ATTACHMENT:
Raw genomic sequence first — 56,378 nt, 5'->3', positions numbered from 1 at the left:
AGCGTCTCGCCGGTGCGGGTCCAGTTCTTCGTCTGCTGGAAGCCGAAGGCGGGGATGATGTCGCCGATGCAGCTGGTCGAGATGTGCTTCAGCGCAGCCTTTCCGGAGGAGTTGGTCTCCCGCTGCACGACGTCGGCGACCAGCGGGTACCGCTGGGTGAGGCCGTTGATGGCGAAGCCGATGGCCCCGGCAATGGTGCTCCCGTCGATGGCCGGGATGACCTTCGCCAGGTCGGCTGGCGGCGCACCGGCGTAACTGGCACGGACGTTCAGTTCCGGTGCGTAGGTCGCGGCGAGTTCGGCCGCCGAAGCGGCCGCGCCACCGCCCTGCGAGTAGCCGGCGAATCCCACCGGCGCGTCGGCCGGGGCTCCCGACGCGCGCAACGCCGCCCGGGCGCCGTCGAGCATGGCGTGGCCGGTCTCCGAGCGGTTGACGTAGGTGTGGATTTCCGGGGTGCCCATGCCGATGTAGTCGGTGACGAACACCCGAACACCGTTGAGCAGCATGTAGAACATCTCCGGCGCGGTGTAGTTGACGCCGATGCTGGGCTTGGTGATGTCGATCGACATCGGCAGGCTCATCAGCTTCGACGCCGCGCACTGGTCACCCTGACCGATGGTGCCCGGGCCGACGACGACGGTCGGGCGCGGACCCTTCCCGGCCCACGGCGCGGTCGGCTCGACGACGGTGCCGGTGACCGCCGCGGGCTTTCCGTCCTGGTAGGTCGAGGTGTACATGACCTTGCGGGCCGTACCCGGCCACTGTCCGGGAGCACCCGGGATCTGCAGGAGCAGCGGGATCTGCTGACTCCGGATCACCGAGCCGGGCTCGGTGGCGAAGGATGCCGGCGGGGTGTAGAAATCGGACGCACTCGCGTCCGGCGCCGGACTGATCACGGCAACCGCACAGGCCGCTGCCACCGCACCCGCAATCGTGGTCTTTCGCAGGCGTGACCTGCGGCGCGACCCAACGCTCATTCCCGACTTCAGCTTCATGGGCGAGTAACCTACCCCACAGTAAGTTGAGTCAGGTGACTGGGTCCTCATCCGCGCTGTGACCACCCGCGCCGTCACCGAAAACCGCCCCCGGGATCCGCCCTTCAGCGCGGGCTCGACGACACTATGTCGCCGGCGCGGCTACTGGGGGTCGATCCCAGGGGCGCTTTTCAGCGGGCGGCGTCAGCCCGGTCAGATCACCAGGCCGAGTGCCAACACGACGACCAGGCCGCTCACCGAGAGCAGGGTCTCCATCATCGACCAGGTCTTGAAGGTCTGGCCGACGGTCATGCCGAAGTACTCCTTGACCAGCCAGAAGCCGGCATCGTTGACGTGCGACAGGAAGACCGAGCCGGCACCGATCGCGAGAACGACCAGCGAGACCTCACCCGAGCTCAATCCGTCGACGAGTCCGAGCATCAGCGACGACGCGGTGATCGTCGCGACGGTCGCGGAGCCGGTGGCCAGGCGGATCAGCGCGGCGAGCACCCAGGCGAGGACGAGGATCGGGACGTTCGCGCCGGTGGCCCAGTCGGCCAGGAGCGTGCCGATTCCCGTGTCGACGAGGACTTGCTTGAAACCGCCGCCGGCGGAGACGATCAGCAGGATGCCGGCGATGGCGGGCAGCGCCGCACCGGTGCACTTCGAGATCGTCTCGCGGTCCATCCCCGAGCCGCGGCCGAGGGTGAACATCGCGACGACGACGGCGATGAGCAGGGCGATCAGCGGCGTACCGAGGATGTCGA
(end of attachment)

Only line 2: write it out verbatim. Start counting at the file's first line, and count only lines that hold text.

AGCGTCTCGCCGGTGCGGGTCCAGTTCTTCGTCTGCTGGAAGCCGAAGGCGGGGATGATGTCGCCGATGCAGCTGGTCGAGATGTGCTTCAGCGCAGCCTTTCCGGAGGAGTTGGTCTCCCGCTGCACGACGTCGGCGACCAGCGGGTACCGCTGGGTGAGGCCGTTGATGGCGAAGCCGATGGCCCCGGCAATGGTGCTCCCGTCGATGGCCGGGATGACCTTCGCCAGGTCGGCTGGCGGCGCACCGGCGTAACTGGCACGGACGTTCAGTTCCGGTGCGTAGGTCGCGGCGAGTTCGGCCGCCGAAGCGGCCGCGCCACCGCCCTGCGAGTAGCCGGCGAATCCCACCGGCGCGTCGGCCGGGGCTCCCGACGCGCGCAACGCCGCCCGGGCGCCGTCGAGCATGGCGTGGCCGGTCTCCGAGCGGTTGACGTAGGTGTGGATTTCCGGGGTGCCCATGCCGATGTAGTCGGTGACGAACACCCGAACACCGTTGAGCAGCATGTAGAACATCTCCGGCGCGGTGTAGTTGACGCCGATGCTGGGCTTGGTGATGTCGATCGACATCGGCAGGCTCATCAGCTTCGACGCCGCGCACTGGTCACCCTGACCGATGGTGCCCGGGCCGACGACGACGGTCGGGCGCGGACCCTTCCCGGCCCACGGCGCGGTCGGCTCGACGACGGTGCCGGTGACCGCCGCGGGCTTTCCGTCCTGGTAGGTCGAGGTGTACATGACCTTGCGGGCCGTACCCGGCCACTGTCCGGGAGCACCCGGGATCTGCAGGAGCAGCGGGATCTGCTGACTCCGGATCACCGAGCCGGGCTCGGTGGCGAAGGATGCCGGCGGGGTGTAGAAATCGGACGCACTCGCGTCCGGCGCCGGACTGATCACGGCAACCGCACAGGCCGCTGCCACCGCACCCGCAATCGTGGTCTTTCGCAGGCGTGACCTGCGGCGCGACCCAACGCTCATTCCCGACTTCAGCTTCATGGGCGAGTAACCTACCCCACAGTAAGTTGAGTCAGGTGACTGGGTCCTCATCCGCGCTGTGACCACCCGCGCCGTCACCGAAAACCGCCCCCGGGATCCGCCCTTCAGCGCGGGCTCGACGACACTATGTCGCCGGCGCGGCTACTGGGGGTCGATCCCAGGGGCGCTTTTCAGCGGGCGGCGTCAGCCCGGTCAGATCACCAGGCCGAGTGCCAACACGACGACCAGGCCGCTCACCGAGAGCAGGGTCTCCATCATCGACCAGGTCTTGAAGGTCTGGCCGACGGTCATGCCGAAGTACTCCTTGACCAGCCAGAAGCCGGCATCGTTGACGTGCGACAGGAAGACCGAGCCGGCACCGATCGCGAGAACGACCAGCGAGACCTCACCCGAGCTCAATCCGTCGACGAGTCCGAGCATCAGCGACGACGCGGTGATCGTCGCGACGGTCGCGGAGCCGGTGGCCAGGCGGATCAGCGCGGCGAGCACCCAGGCGAGGACGAGGATCGGGACGTTCGCGCCGGTGGCCCAGTCGGCCAGGAGCGTGCCGATTCCCGTGTCGACGAGGACTTGCTTGAAACCGCCGCCGGCGGAGACGATCAGCAGGATGCCGGCGATGGCGGGCAGCGCCGCACCGGTGCACTTCGAGATCGTCTCGCGGTCCATCCCCGAGCCGCGGCCGAGGGTGAACATCGCGACGACGACGGCGATGAGCAGGGCGATCAGCGGCGTACCGAGGATGTCGA